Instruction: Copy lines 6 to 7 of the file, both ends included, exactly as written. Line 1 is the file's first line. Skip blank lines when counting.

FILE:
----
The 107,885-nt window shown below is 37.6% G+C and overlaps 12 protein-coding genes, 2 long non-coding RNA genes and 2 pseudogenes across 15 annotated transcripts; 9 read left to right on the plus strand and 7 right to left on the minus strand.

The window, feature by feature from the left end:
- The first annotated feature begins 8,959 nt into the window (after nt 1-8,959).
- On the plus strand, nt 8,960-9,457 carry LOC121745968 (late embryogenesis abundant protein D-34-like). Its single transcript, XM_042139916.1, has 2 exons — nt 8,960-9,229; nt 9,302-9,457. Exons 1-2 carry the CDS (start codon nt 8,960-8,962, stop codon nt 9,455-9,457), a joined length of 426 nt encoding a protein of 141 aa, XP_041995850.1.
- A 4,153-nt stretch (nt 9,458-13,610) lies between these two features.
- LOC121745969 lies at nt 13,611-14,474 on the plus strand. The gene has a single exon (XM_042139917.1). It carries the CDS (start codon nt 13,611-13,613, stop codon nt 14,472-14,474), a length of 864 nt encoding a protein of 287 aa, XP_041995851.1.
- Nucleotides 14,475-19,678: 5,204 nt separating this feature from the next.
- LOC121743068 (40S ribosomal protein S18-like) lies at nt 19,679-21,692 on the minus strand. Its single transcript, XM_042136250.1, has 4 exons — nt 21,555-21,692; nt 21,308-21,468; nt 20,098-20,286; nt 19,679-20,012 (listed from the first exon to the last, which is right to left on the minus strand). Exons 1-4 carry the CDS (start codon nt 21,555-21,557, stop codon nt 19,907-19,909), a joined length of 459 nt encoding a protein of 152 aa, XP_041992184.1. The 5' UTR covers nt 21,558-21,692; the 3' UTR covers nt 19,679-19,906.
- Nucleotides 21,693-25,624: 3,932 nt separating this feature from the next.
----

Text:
- LOC121745969 lies at nt 13,611-14,474 on the plus strand. The gene has a single exon (XM_042139917.1). It carries the CDS (start codon nt 13,611-13,613, stop codon nt 14,472-14,474), a length of 864 nt encoding a protein of 287 aa, XP_041995851.1.
- Nucleotides 14,475-19,678: 5,204 nt separating this feature from the next.